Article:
Feature | July 09, 2007 | Amy Ballard, MEd

ED Transforms into the ERD

The emergency department is increasingly dependent upon imaging to triage patients and becoming more of an emergency radiology department.

This image of the pelvis and femur was obtained for post-op follow-up and shows the details of not only the bones but also the metal plates, rods and screws. The image was acquired on Siemens Medical Solutions' SOMATOM Sensation 64 with z-Sharp technology.

This image of the pelvis and femur was obtained for post-op follow-up and shows the details of not only the bones but also the metal plates, rods and screws. The image was acquired on Siemens Medical Solutions' SOMATOM Sensation 64 with z-Sharp technology.

Today patients present to the emergency department (ED) with a slew of complaints and injuries ranging from a chronic cough to a sudden life-threatening head trauma. As such, the ED is no longer reserved for those patients with dire life or death circumstances, as the standards of emergency care apply to all patients and handle a larger caseload.
With this changing dynamic, physicians rely heavily on imaging modalities to quickly triage patients and uphold emergency standards of care in providing an accurate, complete and immediate diagnoses. In many respects, the ED is becoming more of an emergency radiology department or ERD.
Radiology Takes Over the ED
A leader in the ED to ERD trend is Brigham And Women’s Hospital, an affiliate of Harvard Medical School. Stephen Ledbetter, M.D., chief of the Emergency Radiology Division at Brigham and Women’s, explains that “a dramatically increased use of the emergency department by patients and a growing volume” has led to the creation of their emergency radiology division. “That trend is going to continue because of demographics — which includes an aging, more diverse and uninsured population.” Because of this increased use, he explained, “Emergency medicine has become a full-blown specialty just like neurology or plastic surgery, and like other specialties it now needs services that are coordinated and aligned with its clinical service. Emergency medicine needs a dedicated emergency radiology section to ensure the smooth delivery of care. Emergency radiology is a different vehicle for the delivery of emergency medicine services. It is no longer a delivery vehicle that tries to obtain services from five, six, seven or eight subspecialties of radiology. It needs those subspecialty services coordinated under one umbrella.”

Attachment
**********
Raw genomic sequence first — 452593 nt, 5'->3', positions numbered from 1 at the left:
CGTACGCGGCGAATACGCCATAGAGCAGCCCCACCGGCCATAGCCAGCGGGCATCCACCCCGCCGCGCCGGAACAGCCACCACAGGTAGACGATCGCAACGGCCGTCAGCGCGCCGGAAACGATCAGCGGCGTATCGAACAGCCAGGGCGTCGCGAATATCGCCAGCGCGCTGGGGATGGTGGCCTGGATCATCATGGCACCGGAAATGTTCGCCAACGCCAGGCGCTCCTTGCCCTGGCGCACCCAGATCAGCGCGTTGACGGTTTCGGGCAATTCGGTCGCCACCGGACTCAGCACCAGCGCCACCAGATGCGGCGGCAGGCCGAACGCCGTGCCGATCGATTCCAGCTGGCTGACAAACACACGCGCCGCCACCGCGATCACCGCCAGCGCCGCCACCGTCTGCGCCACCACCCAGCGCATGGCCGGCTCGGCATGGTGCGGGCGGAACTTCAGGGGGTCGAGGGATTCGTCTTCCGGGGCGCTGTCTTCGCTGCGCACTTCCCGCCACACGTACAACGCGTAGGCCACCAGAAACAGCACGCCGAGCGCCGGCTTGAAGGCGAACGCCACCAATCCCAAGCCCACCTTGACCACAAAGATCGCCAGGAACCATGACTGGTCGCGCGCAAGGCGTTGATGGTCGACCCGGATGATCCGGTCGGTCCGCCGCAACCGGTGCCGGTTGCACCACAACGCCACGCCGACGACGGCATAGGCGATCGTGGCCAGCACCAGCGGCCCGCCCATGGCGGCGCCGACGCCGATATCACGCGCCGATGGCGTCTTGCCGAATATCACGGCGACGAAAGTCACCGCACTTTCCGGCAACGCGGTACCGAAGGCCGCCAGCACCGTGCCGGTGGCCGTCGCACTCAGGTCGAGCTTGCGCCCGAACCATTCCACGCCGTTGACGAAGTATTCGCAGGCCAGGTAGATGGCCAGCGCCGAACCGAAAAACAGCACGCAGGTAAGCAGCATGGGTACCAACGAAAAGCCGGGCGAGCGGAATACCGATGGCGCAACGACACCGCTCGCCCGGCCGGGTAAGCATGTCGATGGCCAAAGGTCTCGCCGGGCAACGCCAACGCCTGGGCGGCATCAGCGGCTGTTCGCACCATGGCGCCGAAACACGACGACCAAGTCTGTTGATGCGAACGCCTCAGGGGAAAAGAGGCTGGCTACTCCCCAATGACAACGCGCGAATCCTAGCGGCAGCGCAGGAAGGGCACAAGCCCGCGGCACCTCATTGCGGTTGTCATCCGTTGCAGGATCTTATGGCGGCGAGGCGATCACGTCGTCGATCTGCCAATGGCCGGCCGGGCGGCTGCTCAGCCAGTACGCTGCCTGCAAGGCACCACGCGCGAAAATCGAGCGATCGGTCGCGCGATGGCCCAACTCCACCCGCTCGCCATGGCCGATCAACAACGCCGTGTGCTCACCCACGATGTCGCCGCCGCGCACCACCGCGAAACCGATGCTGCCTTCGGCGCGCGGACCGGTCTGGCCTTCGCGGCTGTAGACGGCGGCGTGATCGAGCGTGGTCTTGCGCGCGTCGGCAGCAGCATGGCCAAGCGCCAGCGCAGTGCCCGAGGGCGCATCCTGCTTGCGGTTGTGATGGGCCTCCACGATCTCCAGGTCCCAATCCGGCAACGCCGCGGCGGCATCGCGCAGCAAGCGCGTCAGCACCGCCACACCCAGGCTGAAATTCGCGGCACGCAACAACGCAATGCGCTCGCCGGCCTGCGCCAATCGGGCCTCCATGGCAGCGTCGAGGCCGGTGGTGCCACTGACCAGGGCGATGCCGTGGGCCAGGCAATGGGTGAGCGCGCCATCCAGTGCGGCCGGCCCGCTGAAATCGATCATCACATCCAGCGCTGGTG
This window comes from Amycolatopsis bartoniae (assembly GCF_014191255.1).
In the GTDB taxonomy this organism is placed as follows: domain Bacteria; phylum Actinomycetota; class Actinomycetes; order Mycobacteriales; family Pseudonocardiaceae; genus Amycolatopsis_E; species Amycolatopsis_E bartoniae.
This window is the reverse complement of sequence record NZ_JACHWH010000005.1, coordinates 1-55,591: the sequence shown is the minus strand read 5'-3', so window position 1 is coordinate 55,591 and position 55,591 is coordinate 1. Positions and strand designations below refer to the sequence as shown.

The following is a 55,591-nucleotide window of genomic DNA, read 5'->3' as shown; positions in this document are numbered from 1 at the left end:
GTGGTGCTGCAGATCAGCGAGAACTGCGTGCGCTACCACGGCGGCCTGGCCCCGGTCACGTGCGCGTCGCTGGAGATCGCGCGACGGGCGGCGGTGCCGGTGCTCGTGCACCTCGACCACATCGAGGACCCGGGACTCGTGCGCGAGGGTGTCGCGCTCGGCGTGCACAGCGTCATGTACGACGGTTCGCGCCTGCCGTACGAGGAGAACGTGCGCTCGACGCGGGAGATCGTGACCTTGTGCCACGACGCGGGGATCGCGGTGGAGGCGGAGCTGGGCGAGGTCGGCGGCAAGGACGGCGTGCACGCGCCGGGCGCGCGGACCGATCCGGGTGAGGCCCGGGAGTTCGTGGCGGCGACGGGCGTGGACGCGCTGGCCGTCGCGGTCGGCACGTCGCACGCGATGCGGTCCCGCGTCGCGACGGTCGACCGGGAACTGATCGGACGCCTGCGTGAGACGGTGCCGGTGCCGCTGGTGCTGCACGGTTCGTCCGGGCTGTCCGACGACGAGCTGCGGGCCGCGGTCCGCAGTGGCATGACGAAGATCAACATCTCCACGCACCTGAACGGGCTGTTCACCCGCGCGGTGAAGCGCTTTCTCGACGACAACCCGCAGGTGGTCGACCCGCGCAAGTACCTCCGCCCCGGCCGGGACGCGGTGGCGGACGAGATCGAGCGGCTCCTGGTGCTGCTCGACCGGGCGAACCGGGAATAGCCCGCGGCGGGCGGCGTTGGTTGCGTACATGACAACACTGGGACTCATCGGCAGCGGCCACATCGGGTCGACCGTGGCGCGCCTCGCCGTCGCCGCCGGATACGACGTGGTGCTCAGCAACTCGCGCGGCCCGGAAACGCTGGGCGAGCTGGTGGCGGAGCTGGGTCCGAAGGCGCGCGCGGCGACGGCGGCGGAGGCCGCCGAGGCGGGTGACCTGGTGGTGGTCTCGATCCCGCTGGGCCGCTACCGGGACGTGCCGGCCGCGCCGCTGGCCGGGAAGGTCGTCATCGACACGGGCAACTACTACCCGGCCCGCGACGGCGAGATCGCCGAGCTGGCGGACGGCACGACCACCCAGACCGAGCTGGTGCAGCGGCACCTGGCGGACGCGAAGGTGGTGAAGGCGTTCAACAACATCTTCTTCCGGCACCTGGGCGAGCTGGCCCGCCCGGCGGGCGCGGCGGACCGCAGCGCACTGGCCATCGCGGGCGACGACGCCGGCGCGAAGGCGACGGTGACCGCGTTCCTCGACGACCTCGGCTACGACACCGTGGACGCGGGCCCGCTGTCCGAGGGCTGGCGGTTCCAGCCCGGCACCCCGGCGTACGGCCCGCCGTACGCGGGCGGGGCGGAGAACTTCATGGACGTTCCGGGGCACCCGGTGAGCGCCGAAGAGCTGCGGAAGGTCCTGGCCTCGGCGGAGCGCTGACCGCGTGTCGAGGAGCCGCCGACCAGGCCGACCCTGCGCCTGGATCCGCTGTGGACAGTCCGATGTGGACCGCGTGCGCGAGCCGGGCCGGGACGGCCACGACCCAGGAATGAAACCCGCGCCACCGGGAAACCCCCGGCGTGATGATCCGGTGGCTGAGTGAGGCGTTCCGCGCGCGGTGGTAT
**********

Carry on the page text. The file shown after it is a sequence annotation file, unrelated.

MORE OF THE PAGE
Specifically, an ED develops into an ERD once it is delivering emergency radiology coverage 24/7 and has around the clock access to imaging tools to support it. “Historically, emergency radiology was on-call radiology and that’s why, in the past, there was no emergency radiology department. The old model included extended hours, multiple consecutive hours and working alone with limited resources. There was not a dedicated section to provide and foster oversight, advocacy and planning. Emergency radiology takes that historic model and flips it on its head; it has moved from an on-call model to a service model,” according to Dr. Ledbetter.
The ED provides around the clock radiology coverage by having constant access to the latest technological advancements in imaging. Although one may have equal access to computed and digital radiography (CR/DR), three-dimensional computed tomography (CT) and magnetic resonance (MR) imaging , several factors come into play when determining which modality is best suited for a given patient with a given medical condition. While CT and MR provide the best imaging results, CR and DR are the most frequently used for patients presenting in the ED because these systems are less expensive, expose patients to the least amount of radiation and are fast.
Commenting on the convenience of CR and DR, Steve Nokes, M.D., chief of Radiology at Baptist Medical Center in Little Rock, AR, stated, “In fact, in our hospital, radiologists read and put a voice clip on the CR/DR images so that anyone can hear that from any workstation. That’s a world of difference from just two years ago for us. X-ray would come over, we would dictate, then phone in to the dictation system. Now you just look at the image of the chest.”
Blaine Morris, MBA, vice president of Clinical Services at Erlanger Medical Center also expounds upon the reasons for the primary use of CR/DR imaging tools in the ED. His hospital sees roughly 60,000 level one trauma patients per year. With the heavy volume of patients, his ED relies heavily on portable CR and DR machines, including the Kodak Directview DR 9000, the CR 975 and the CR 950 by Carestream Health Inc. Morris explains that a typical work up on a given patient usually includes one of three things – a cervical spine X-ray, chest X-ray or a pelvic X-ray. “Those are all on CR/DR,” noted Morris. “They are doing those concurrently with blood work. They can be intubating while they’re doing the CR/DR. Now, it’s not just one or the other. Instead, you can have care customized as they [patients] come in the door. It’s really incredible all the things that can be done at the same time.” One of Carestream’s latest products includes the CR-ITX 560 system, which combines a powerful CR reader and a transportable X-ray unit in a single, self-contained package. It is designed for convenience, enabling immediate capture and access to patient images where time is critical for accurate diagnoses.
Accuracy, Specificity Drive CT and MR in the ED